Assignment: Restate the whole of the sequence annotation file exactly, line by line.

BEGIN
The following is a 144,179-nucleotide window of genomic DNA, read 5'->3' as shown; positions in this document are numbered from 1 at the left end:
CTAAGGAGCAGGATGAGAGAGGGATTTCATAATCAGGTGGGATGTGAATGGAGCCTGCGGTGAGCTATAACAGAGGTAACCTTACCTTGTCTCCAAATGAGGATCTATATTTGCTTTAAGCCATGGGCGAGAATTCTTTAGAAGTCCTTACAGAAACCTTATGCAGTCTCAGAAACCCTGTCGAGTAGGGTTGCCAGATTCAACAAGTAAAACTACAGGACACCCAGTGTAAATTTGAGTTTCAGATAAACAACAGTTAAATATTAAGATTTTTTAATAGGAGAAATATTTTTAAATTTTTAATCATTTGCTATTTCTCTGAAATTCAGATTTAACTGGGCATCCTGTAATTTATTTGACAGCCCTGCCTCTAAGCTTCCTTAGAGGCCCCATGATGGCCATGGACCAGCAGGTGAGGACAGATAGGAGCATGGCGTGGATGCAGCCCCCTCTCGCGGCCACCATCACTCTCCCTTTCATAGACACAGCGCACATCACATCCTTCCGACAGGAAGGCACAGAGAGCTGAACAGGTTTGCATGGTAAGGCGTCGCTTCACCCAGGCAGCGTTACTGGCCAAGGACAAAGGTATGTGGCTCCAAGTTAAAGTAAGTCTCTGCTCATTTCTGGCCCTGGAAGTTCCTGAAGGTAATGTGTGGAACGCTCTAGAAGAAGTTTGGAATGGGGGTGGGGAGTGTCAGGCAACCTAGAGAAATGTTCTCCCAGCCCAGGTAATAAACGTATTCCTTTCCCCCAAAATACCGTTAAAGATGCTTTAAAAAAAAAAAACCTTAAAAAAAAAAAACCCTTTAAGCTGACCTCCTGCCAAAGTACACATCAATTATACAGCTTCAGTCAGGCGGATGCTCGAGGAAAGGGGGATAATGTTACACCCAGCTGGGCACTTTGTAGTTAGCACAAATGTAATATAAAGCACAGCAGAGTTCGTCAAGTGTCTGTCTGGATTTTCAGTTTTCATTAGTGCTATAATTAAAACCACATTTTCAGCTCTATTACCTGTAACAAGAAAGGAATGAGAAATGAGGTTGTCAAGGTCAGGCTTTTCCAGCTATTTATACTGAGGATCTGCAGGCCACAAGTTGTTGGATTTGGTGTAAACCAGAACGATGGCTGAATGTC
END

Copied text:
The following is a 144,179-nucleotide window of genomic DNA, read 5'->3' as shown; positions in this document are numbered from 1 at the left end:
CTAAGGAGCAGGATGAGAGAGGGATTTCATAATCAGGTGGGATGTGAATGGAGCCTGCGGTGAGCTATAACAGAGGTAACCTTACCTTGTCTCCAAATGAGGATCTATATTTGCTTTAAGCCATGGGCGAGAATTCTTTAGAAGTCCTTACAGAAACCTTATGCAGTCTCAGAAACCCTGTCGAGTAGGGTTGCCAGATTCAACAAGTAAAACTACAGGACACCCAGTGTAAATTTGAGTTTCAGATAAACAACAGTTAAATATTAAGATTTTTTAATAGGAGAAATATTTTTAAATTTTTAATCATTTGCTATTTCTCTGAAATTCAGATTTAACTGGGCATCCTGTAATTTATTTGACAGCCCTGCCTCTAAGCTTCCTTAGAGGCCCCATGATGGCCATGGACCAGCAGGTGAGGACAGATAGGAGCATGGCGTGGATGCAGCCCCCTCTCGCGGCCACCATCACTCTCCCTTTCATAGACACAGCGCACATCACATCCTTCCGACAGGAAGGCACAGAGAGCTGAACAGGTTTGCATGGTAAGGCGTCGCTTCACCCAGGCAGCGTTACTGGCCAAGGACAAAGGTATGTGGCTCCAAGTTAAAGTAAGTCTCTGCTCATTTCTGGCCCTGGAAGTTCCTGAAGGTAATGTGTGGAACGCTCTAGAAGAAGTTTGGAATGGGGGTGGGGAGTGTCAGGCAACCTAGAGAAATGTTCTCCCAGCCCAGGTAATAAACGTATTCCTTTCCCCCAAAATACCGTTAAAGATGCTTTAAAAAAAAAAAACCTTAAAAAAAAAAAACCCTTTAAGCTGACCTCCTGCCAAAGTACACATCAATTATACAGCTTCAGTCAGGCGGATGCTCGAGGAAAGGGGGATAATGTTACACCCAGCTGGGCACTTTGTAGTTAGCACAAATGTAATATAAAGCACAGCAGAGTTCGTCAAGTGTCTGTCTGGATTTTCAGTTTTCATTAGTGCTATAATTAAAACCACATTTTCAGCTCTATTACCTGTAACAAGAAAGGAATGAGAAATGAGGTTGTCAAGGTCAGGCTTTTCCAGCTATTTATACTGAGGATCTGCAGGCCACAAGTTGTTGGATTTGGTGTAAACCAGAACGATGGCTGAATGTC